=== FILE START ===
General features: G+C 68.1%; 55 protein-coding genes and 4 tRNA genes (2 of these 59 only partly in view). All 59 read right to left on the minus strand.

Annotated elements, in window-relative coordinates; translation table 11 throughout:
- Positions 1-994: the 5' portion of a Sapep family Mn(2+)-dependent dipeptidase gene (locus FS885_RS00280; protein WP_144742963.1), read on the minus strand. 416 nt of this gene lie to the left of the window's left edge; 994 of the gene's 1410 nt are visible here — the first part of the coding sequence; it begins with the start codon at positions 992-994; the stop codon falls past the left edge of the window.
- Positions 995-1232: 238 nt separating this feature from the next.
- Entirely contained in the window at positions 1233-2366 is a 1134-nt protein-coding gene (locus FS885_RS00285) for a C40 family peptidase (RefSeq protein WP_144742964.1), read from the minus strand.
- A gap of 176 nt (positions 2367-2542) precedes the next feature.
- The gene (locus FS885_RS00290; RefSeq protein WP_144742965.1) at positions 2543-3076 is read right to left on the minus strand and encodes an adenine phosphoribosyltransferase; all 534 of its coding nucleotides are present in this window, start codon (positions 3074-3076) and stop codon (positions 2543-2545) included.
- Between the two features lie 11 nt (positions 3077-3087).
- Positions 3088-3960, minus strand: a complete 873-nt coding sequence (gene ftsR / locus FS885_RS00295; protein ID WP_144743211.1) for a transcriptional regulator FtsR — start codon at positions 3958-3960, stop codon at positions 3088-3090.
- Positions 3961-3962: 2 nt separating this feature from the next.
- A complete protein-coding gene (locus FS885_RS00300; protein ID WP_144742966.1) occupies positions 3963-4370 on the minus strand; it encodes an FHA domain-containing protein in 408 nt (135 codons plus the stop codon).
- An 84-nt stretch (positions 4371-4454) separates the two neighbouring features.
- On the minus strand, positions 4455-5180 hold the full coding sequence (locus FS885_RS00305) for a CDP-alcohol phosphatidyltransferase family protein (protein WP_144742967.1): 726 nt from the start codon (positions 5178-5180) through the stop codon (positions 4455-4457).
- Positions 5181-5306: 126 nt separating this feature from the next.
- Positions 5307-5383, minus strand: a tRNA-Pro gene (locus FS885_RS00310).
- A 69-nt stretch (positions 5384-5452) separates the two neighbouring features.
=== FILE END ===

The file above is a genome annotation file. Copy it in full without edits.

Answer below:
General features: G+C 68.1%; 55 protein-coding genes and 4 tRNA genes (2 of these 59 only partly in view). All 59 read right to left on the minus strand.

Annotated elements, in window-relative coordinates; translation table 11 throughout:
- Positions 1-994: the 5' portion of a Sapep family Mn(2+)-dependent dipeptidase gene (locus FS885_RS00280; protein WP_144742963.1), read on the minus strand. 416 nt of this gene lie to the left of the window's left edge; 994 of the gene's 1410 nt are visible here — the first part of the coding sequence; it begins with the start codon at positions 992-994; the stop codon falls past the left edge of the window.
- Positions 995-1232: 238 nt separating this feature from the next.
- Entirely contained in the window at positions 1233-2366 is a 1134-nt protein-coding gene (locus FS885_RS00285) for a C40 family peptidase (RefSeq protein WP_144742964.1), read from the minus strand.
- A gap of 176 nt (positions 2367-2542) precedes the next feature.
- The gene (locus FS885_RS00290; RefSeq protein WP_144742965.1) at positions 2543-3076 is read right to left on the minus strand and encodes an adenine phosphoribosyltransferase; all 534 of its coding nucleotides are present in this window, start codon (positions 3074-3076) and stop codon (positions 2543-2545) included.
- Between the two features lie 11 nt (positions 3077-3087).
- Positions 3088-3960, minus strand: a complete 873-nt coding sequence (gene ftsR / locus FS885_RS00295; protein ID WP_144743211.1) for a transcriptional regulator FtsR — start codon at positions 3958-3960, stop codon at positions 3088-3090.
- Positions 3961-3962: 2 nt separating this feature from the next.
- A complete protein-coding gene (locus FS885_RS00300; protein ID WP_144742966.1) occupies positions 3963-4370 on the minus strand; it encodes an FHA domain-containing protein in 408 nt (135 codons plus the stop codon).
- An 84-nt stretch (positions 4371-4454) separates the two neighbouring features.
- On the minus strand, positions 4455-5180 hold the full coding sequence (locus FS885_RS00305) for a CDP-alcohol phosphatidyltransferase family protein (protein WP_144742967.1): 726 nt from the start codon (positions 5178-5180) through the stop codon (positions 4455-4457).
- Positions 5181-5306: 126 nt separating this feature from the next.
- Positions 5307-5383, minus strand: a tRNA-Pro gene (locus FS885_RS00310).
- A 69-nt stretch (positions 5384-5452) separates the two neighbouring features.